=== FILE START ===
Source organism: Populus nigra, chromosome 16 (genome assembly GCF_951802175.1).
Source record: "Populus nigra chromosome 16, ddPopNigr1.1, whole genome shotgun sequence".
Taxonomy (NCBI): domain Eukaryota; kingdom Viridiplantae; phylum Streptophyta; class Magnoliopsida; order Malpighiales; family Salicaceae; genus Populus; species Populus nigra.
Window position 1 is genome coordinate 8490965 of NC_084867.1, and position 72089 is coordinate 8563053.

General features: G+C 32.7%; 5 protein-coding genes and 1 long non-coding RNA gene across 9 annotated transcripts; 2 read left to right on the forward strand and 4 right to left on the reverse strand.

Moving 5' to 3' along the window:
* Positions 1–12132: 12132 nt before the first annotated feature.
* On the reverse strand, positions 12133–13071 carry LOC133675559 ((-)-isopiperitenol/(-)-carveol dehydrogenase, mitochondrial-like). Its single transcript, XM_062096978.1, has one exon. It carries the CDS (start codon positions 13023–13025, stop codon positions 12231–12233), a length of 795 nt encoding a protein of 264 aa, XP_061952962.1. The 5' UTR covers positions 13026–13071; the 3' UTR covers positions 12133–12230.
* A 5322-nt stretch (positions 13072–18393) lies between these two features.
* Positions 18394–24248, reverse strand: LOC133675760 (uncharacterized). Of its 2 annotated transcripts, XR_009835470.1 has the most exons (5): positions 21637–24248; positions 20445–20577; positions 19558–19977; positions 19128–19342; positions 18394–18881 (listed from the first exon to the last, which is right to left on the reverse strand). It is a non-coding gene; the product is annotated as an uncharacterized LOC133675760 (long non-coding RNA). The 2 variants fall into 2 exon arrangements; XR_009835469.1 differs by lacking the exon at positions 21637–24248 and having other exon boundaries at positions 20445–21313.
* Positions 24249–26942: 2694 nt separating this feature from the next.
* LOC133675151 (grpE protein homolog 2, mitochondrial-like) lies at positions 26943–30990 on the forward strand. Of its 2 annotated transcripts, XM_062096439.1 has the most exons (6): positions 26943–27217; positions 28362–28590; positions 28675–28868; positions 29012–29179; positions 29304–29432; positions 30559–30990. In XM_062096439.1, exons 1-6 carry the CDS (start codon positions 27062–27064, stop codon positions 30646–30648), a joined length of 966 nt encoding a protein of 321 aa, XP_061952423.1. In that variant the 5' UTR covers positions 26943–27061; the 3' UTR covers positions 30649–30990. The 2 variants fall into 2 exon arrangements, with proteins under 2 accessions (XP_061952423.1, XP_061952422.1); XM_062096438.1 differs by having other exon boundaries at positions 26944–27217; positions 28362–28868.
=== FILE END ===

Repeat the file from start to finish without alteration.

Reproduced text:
Source organism: Populus nigra, chromosome 16 (genome assembly GCF_951802175.1).
Source record: "Populus nigra chromosome 16, ddPopNigr1.1, whole genome shotgun sequence".
Taxonomy (NCBI): domain Eukaryota; kingdom Viridiplantae; phylum Streptophyta; class Magnoliopsida; order Malpighiales; family Salicaceae; genus Populus; species Populus nigra.
Window position 1 is genome coordinate 8490965 of NC_084867.1, and position 72089 is coordinate 8563053.

General features: G+C 32.7%; 5 protein-coding genes and 1 long non-coding RNA gene across 9 annotated transcripts; 2 read left to right on the forward strand and 4 right to left on the reverse strand.

Moving 5' to 3' along the window:
* Positions 1–12132: 12132 nt before the first annotated feature.
* On the reverse strand, positions 12133–13071 carry LOC133675559 ((-)-isopiperitenol/(-)-carveol dehydrogenase, mitochondrial-like). Its single transcript, XM_062096978.1, has one exon. It carries the CDS (start codon positions 13023–13025, stop codon positions 12231–12233), a length of 795 nt encoding a protein of 264 aa, XP_061952962.1. The 5' UTR covers positions 13026–13071; the 3' UTR covers positions 12133–12230.
* A 5322-nt stretch (positions 13072–18393) lies between these two features.
* Positions 18394–24248, reverse strand: LOC133675760 (uncharacterized). Of its 2 annotated transcripts, XR_009835470.1 has the most exons (5): positions 21637–24248; positions 20445–20577; positions 19558–19977; positions 19128–19342; positions 18394–18881 (listed from the first exon to the last, which is right to left on the reverse strand). It is a non-coding gene; the product is annotated as an uncharacterized LOC133675760 (long non-coding RNA). The 2 variants fall into 2 exon arrangements; XR_009835469.1 differs by lacking the exon at positions 21637–24248 and having other exon boundaries at positions 20445–21313.
* Positions 24249–26942: 2694 nt separating this feature from the next.
* LOC133675151 (grpE protein homolog 2, mitochondrial-like) lies at positions 26943–30990 on the forward strand. Of its 2 annotated transcripts, XM_062096439.1 has the most exons (6): positions 26943–27217; positions 28362–28590; positions 28675–28868; positions 29012–29179; positions 29304–29432; positions 30559–30990. In XM_062096439.1, exons 1-6 carry the CDS (start codon positions 27062–27064, stop codon positions 30646–30648), a joined length of 966 nt encoding a protein of 321 aa, XP_061952423.1. In that variant the 5' UTR covers positions 26943–27061; the 3' UTR covers positions 30649–30990. The 2 variants fall into 2 exon arrangements, with proteins under 2 accessions (XP_061952423.1, XP_061952422.1); XM_062096438.1 differs by having other exon boundaries at positions 26944–27217; positions 28362–28868.